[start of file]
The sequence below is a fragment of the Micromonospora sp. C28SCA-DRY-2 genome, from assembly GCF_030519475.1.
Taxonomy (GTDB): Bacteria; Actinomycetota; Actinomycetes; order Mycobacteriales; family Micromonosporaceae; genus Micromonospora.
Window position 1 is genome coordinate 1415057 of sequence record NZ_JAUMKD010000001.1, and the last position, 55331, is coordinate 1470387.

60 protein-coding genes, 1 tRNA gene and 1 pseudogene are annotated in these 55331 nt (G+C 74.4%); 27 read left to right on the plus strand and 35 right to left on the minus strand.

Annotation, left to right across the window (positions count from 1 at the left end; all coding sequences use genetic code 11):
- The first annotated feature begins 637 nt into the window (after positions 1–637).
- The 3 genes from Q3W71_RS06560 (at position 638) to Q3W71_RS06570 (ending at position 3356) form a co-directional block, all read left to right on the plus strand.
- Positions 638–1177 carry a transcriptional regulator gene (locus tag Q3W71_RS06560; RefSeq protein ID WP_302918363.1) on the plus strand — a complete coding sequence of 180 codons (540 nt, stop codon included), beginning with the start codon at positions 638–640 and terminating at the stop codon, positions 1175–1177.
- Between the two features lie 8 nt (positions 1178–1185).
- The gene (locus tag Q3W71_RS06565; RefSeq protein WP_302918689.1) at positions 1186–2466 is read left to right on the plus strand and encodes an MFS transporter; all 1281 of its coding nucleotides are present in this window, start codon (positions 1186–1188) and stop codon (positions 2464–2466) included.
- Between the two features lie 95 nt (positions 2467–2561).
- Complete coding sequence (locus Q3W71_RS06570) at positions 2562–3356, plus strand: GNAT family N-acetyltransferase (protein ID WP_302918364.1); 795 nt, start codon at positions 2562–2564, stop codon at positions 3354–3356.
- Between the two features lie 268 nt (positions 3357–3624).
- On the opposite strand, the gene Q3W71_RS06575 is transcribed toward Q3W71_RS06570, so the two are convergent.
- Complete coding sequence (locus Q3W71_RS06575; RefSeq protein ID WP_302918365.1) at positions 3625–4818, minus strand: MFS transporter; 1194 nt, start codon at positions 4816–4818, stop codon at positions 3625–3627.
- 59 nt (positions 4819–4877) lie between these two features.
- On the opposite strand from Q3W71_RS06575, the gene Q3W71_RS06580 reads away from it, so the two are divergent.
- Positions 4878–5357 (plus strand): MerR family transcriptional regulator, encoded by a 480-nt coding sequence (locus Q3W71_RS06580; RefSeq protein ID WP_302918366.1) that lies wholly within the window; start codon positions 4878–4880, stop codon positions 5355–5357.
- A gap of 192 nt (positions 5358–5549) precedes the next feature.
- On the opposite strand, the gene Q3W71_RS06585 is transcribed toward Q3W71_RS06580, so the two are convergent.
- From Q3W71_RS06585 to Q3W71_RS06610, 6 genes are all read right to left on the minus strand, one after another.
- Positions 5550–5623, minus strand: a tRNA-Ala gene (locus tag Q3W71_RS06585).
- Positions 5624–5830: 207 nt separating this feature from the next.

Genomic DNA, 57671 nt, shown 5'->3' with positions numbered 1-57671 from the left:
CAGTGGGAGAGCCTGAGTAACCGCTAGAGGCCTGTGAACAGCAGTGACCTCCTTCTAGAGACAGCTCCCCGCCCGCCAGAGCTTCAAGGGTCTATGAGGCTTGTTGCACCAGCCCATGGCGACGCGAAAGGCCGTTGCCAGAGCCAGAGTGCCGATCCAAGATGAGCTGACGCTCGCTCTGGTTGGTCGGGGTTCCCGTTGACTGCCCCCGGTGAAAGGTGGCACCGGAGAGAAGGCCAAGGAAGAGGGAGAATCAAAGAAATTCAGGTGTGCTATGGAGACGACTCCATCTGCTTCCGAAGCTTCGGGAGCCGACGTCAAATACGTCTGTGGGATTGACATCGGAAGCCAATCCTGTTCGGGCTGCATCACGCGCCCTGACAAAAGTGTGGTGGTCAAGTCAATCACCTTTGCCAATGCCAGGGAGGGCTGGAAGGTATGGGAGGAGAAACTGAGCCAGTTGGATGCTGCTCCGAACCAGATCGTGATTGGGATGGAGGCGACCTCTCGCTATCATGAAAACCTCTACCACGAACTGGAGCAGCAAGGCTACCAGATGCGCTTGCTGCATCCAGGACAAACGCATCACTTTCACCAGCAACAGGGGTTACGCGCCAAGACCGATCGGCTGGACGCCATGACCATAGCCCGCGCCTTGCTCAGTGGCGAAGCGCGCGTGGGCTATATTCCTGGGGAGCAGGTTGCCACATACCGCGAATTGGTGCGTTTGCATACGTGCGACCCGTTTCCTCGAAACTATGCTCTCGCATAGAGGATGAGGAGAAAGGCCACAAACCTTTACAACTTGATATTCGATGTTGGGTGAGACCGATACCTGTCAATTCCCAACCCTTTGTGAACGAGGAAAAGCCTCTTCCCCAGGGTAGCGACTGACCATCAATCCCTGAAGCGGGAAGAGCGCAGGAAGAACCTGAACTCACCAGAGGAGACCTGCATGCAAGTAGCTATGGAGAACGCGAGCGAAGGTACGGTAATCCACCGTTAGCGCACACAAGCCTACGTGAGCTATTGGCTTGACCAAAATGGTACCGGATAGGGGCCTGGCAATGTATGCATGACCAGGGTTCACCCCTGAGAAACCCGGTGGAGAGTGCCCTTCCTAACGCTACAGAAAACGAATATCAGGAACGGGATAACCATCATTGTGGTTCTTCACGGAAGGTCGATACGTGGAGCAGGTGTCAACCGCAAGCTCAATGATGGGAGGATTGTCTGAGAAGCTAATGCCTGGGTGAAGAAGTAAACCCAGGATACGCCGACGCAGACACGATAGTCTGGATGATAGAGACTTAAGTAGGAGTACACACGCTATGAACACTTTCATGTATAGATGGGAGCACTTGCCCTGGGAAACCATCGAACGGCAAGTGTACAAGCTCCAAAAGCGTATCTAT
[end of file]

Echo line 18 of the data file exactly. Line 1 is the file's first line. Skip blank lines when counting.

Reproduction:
- Positions 4878–5357 (plus strand): MerR family transcriptional regulator, encoded by a 480-nt coding sequence (locus Q3W71_RS06580; RefSeq protein ID WP_302918366.1) that lies wholly within the window; start codon positions 4878–4880, stop codon positions 5355–5357.